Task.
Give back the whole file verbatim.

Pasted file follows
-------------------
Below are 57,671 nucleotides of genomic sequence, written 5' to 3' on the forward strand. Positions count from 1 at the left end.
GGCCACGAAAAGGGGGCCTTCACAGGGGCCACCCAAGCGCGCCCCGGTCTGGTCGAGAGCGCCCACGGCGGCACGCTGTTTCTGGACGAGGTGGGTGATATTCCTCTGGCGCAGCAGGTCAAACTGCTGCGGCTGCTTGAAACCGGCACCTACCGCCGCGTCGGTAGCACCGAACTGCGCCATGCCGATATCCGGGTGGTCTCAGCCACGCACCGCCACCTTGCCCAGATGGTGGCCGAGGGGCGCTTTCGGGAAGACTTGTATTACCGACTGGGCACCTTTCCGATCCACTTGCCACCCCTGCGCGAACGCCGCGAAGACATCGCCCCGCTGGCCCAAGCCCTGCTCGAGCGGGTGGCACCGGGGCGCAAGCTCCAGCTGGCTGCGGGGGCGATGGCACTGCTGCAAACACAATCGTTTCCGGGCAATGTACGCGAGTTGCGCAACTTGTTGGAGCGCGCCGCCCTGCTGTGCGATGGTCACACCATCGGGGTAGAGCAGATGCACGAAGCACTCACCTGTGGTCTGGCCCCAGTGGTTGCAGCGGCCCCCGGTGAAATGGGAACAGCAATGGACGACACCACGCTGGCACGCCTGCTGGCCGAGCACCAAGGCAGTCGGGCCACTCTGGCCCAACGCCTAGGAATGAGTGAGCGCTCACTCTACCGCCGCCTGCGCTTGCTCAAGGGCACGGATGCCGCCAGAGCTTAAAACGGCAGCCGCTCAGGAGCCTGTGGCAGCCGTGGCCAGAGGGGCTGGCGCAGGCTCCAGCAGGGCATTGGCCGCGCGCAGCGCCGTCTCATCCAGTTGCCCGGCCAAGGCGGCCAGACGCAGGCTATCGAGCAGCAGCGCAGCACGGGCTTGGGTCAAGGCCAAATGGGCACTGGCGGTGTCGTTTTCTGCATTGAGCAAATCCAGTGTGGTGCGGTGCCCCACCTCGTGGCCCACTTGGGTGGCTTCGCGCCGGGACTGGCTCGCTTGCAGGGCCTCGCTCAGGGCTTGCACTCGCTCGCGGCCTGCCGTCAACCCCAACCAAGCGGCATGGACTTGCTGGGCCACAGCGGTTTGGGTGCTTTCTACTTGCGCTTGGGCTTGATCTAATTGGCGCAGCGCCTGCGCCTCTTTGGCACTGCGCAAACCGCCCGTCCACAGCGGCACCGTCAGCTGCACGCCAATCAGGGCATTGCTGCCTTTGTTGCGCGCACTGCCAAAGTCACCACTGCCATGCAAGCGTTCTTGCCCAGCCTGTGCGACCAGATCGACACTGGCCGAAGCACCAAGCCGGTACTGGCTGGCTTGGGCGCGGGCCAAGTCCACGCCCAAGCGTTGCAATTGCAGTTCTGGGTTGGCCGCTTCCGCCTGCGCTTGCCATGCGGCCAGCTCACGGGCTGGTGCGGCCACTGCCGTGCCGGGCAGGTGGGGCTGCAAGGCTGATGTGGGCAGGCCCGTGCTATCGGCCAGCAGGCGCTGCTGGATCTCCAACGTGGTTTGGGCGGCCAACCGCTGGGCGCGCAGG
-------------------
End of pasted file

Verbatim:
Below are 57,671 nucleotides of genomic sequence, written 5' to 3' on the forward strand. Positions count from 1 at the left end.
GGCCACGAAAAGGGGGCCTTCACAGGGGCCACCCAAGCGCGCCCCGGTCTGGTCGAGAGCGCCCACGGCGGCACGCTGTTTCTGGACGAGGTGGGTGATATTCCTCTGGCGCAGCAGGTCAAACTGCTGCGGCTGCTTGAAACCGGCACCTACCGCCGCGTCGGTAGCACCGAACTGCGCCATGCCGATATCCGGGTGGTCTCAGCCACGCACCGCCACCTTGCCCAGATGGTGGCCGAGGGGCGCTTTCGGGAAGACTTGTATTACCGACTGGGCACCTTTCCGATCCACTTGCCACCCCTGCGCGAACGCCGCGAAGACATCGCCCCGCTGGCCCAAGCCCTGCTCGAGCGGGTGGCACCGGGGCGCAAGCTCCAGCTGGCTGCGGGGGCGATGGCACTGCTGCAAACACAATCGTTTCCGGGCAATGTACGCGAGTTGCGCAACTTGTTGGAGCGCGCCGCCCTGCTGTGCGATGGTCACACCATCGGGGTAGAGCAGATGCACGAAGCACTCACCTGTGGTCTGGCCCCAGTGGTTGCAGCGGCCCCCGGTGAAATGGGAACAGCAATGGACGACACCACGCTGGCACGCCTGCTGGCCGAGCACCAAGGCAGTCGGGCCACTCTGGCCCAACGCCTAGGAATGAGTGAGCGCTCACTCTACCGCCGCCTGCGCTTGCTCAAGGGCACGGATGCCGCCAGAGCTTAAAACGGCAGCCGCTCAGGAGCCTGTGGCAGCCGTGGCCAGAGGGGCTGGCGCAGGCTCCAGCAGGGCATTGGCCGCGCGCAGCGCCGTCTCATCCAGTTGCCCGGCCAAGGCGGCCAGACGCAGGCTATCGAGCAGCAGCGCAGCACGGGCTTGGGTCAAGGCCAAATGGGCACTGGCGGTGTCGTTTTCTGCATTGAGCAAATCCAGTGTGGTGCGGTGCCCCACCTCGTGGCCCACTTGGGTGGCTTCGCGCCGGGACTGGCTCGCTTGCAGGGCCTCGCTCAGGGCTTGCACTCGCTCGCGGCCTGCCGTCAACCCCAACCAAGCGGCATGGACTTGCTGGGCCACAGCGGTTTGGGTGCTTTCTACTTGCGCTTGGGCTTGATCTAATTGGCGCAGCGCCTGCGCCTCTTTGGCACTGCGCAAACCGCCCGTCCACAGCGGCACCGTCAGCTGCACGCCAATCAGGGCATTGCTGCCTTTGTTGCGCGCACTGCCAAAGTCACCACTGCCATGCAAGCGTTCTTGCCCAGCCTGTGCGACCAGATCGACACTGGCCGAAGCACCAAGCCGGTACTGGCTGGCTTGGGCGCGGGCCAAGTCCACGCCCAAGCGTTGCAATTGCAGTTCTGGGTTGGCCGCTTCCGCCTGCGCTTGCCATGCGGCCAGCTCACGGGCTGGTGCGGCCACTGCCGTGCCGGGCAGGTGGGGCTGCAAGGCTGATGTGGGCAGGCCCGTGCTATCGGCCAGCAGGCGCTGCTGGATCTCCAACGTGGTTTGGGCGGCCAACCGCTGGGCGCGCAGG